Jean van de Velde was born on this day in 1966. A French professional golfer who is known mainly for his dramatic loss at The Open Championship in 1999.
Van de Velde was born in Mont-de-Marsan, Landes, France. He turned professional in 1987 and his rookie season on the European Tour was 1989. His first European Tour win was the 1993 Roma Masters. He has twice finished in the top twenty of the Order of Merit. He played on the PGA Tour in 2000 and 2001.
Van de Velde nearly achieved an upset victory at the 1999 Open Championship at Carnoustie, when he was the clear leader playing the closing holes. He arrived at the 18th tee needing only a double bogey six to become the first Frenchman since 1907 to win the tournament. He had played error-free golf for much of the week and birdied the 18th hole in two prior rounds.
Despite a three-shot lead, Van de Velde chose to use his driver off the tee, and proceeded to drive the ball to the right of the burn and was lucky to find land. Rather than laying up and hitting the green with his third, Van de Velde decided to go for the green with his second shot. His shot drifted right, ricocheted backwards off the railings of the grandstands by the side of the green, landed on top of the stone wall of the Barry Burn and then bounced fifty yards backwards into knee-deep rough.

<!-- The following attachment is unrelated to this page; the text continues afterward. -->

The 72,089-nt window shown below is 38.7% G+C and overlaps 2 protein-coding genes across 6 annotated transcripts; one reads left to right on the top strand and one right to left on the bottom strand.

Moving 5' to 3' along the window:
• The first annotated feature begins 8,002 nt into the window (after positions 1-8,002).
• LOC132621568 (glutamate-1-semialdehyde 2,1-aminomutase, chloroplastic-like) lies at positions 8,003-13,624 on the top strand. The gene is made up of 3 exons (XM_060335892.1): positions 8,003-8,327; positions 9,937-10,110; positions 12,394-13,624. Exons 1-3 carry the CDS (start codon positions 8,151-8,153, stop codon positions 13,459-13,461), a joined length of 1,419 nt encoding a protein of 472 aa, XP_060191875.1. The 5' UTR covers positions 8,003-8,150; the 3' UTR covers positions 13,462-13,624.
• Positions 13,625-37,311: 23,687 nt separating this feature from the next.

On his third shot, Van de Velde’s club got tangled in the rough on his downswing, and his ball flew into the Barry Burn. He removed his shoes and socks and gingerly stepped through shin-deep water as he debated whether to try to hit his ball out of the Barry Burn, which guards the 18th green. Ultimately, he took a drop and proceeded to hit his fifth shot into the greenside bunker. Van de Velde blasted to within six feet from the hole, and made the putt for a triple-bogey seven, dropping him into a three-way playoff with Justin Leonard and Paul Lawrie. Lawrie would eventually triumph in the playoff.